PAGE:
1. Focus on the benefit instead of the technology
It is useless when using technology because of the technology. We need to focus on the benefit that technology provides.
- If it can reduce the technical complexity and speed up the development process for the team
- If it can make the system more reliable
- If it can simplify and automate to reduce cost
2. Design from a service/API perspective instead of resource or technology
Design from service/API establishes a top-down approach. This helps to distribute the vision to a wider team and enables collective system improvement over time instead of fragmented.
3. Use mainstream and mature technology
- Technology needs to be selected wisely so that less effort needs to spend on evolving.
- Use more mature technology instead of technology just because you know it.
- Don’t reinvent the wheel.
All the self-invented wheels or non-popular technologies will eventually get replaced by mature open source software, as they have huge support on new features and reliability patches.
4. Favour the completeness over performance
Use concise (ACID) technology as main architecture, and non-ACID technology as additional service
Performance issues can have many solutions but incorrect data won’t get fixed until you rearchitect the solution
5. Follow the standard and best practice
This includes many conventions:
- Service agreement: restful API path, HTTP method, Header, Json schema
- Naming convention: userID, serviceID, tag name, status, error code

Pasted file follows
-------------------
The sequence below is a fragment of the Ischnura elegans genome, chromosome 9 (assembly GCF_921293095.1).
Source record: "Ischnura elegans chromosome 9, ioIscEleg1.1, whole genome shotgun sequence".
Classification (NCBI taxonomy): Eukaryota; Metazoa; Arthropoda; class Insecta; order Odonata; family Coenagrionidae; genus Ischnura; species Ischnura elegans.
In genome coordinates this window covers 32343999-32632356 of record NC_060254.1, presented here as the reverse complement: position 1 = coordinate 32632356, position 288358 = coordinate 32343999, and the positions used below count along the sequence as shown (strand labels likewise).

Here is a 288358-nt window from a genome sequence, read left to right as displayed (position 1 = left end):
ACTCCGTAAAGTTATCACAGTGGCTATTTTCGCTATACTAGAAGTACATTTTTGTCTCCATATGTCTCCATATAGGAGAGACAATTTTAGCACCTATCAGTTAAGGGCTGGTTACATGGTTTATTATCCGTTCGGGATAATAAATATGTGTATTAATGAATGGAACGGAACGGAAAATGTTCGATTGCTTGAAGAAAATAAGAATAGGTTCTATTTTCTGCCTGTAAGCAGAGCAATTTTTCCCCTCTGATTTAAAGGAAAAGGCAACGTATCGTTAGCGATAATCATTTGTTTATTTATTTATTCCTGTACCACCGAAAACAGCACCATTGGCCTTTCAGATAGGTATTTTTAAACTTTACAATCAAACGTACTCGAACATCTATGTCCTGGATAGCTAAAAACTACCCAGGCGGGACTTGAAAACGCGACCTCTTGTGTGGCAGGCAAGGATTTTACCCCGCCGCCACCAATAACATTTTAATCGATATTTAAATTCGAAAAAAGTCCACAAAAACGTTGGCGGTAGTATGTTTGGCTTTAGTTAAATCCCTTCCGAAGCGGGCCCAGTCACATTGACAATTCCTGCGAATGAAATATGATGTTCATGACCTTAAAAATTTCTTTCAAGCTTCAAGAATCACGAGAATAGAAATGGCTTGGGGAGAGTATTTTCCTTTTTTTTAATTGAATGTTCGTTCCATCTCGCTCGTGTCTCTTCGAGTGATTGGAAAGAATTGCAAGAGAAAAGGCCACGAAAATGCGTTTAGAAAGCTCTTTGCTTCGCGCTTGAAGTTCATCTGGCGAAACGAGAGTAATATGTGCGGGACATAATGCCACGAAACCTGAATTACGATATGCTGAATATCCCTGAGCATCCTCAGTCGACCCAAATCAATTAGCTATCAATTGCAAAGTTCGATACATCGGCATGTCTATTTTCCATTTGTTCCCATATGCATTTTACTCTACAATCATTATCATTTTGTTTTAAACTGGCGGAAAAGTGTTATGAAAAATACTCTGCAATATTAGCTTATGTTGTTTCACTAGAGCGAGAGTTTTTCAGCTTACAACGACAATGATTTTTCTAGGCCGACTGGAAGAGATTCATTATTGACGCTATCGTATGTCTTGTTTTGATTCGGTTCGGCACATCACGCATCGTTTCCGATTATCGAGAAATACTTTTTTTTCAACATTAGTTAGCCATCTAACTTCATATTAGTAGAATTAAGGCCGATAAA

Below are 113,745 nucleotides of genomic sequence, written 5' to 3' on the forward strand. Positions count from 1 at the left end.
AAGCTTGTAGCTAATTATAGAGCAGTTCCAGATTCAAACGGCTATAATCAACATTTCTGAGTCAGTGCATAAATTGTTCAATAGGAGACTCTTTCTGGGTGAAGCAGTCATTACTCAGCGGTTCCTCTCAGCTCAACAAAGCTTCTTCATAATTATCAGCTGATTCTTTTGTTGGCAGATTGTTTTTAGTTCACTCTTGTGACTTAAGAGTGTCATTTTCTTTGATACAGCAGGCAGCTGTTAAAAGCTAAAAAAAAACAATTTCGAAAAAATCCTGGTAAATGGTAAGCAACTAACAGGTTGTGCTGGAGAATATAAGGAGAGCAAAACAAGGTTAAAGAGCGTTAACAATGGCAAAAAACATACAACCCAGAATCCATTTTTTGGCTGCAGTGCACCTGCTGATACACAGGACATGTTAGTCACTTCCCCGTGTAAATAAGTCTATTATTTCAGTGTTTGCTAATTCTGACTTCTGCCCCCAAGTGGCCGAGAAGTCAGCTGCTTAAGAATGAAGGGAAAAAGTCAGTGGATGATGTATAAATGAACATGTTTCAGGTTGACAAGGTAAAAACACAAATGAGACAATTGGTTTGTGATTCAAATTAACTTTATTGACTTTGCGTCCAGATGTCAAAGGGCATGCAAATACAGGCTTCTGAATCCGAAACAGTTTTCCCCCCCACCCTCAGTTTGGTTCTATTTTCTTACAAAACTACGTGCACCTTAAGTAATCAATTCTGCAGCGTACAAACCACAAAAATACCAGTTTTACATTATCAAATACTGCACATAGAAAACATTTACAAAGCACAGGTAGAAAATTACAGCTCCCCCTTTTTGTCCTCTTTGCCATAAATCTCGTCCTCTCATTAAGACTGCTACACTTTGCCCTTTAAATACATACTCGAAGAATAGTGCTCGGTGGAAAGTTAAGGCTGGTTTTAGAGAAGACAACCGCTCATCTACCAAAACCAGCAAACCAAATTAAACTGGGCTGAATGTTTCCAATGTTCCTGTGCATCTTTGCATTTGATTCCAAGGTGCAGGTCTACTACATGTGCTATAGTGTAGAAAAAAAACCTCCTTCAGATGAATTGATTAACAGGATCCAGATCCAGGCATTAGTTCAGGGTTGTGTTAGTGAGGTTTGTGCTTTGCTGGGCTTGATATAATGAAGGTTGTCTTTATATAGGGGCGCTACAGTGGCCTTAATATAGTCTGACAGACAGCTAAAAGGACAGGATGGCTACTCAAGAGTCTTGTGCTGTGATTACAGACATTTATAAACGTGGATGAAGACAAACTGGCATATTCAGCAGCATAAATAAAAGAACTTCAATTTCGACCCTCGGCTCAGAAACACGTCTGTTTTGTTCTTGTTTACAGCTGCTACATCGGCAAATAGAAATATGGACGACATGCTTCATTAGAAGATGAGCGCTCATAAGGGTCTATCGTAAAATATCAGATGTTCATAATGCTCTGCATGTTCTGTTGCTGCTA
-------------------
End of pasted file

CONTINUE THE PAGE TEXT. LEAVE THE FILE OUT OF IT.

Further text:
- Logging and monitoring: logging format, data monitoring, alarm system
- Configuration: system configuration, middleware, software package
- Middleware: software, caching, message queue
- Software and package: unify across the teams, e.g. at least once a year, perform a corporate-wide software update, this helps in simplifying the overall system complexity.
6. Pay attention to architecture extensibility and maintainability
Software is not once written once done, it requires continuous maintenance. In fact, 80% of costs are spent on maintenance. Thus extensibility and maintainability are important
- Use service orchestrator to reduce the coupling between service: e.g. workflow, event-driven architecture, broker, gateway, service discovery
- Follow the software design principals
7. Clear separation between business logic and control logic
The software usually involves two parts business logic and control logic. Control logic includes multiprocess vs distribute system, file vs database, and how to configure/deploy/maintain/monitor/alarm/discover/scale…
Control logic is usually complex and can cause many potential issues. It should get collectively isolated and handled by the experts
8. Don’t favor the compatibility with old systems’ debt
Old systems sometimes come with debt like:
- Outdated technology: Http1.0, Websphere, Mesos
- Bad designs: deep coupling between data and business logic, monolithic architecture
- Lack of DevOps practice: no automation, no documentation, no standard nor quality control
- Instead of spending a huge effort to make the new service backward compatible, we’d better pay back the technical debt now and reduce complexity in the future
- Do not allow debt from the old system to influence the new system
9. Rely on evidence and data instead of our own experience
10. Be careful of X-Y problem
When Solving an X problem people think Y can solve it then dig into finding how to implement Y. However, there may exist a Z solution that outperforms Y.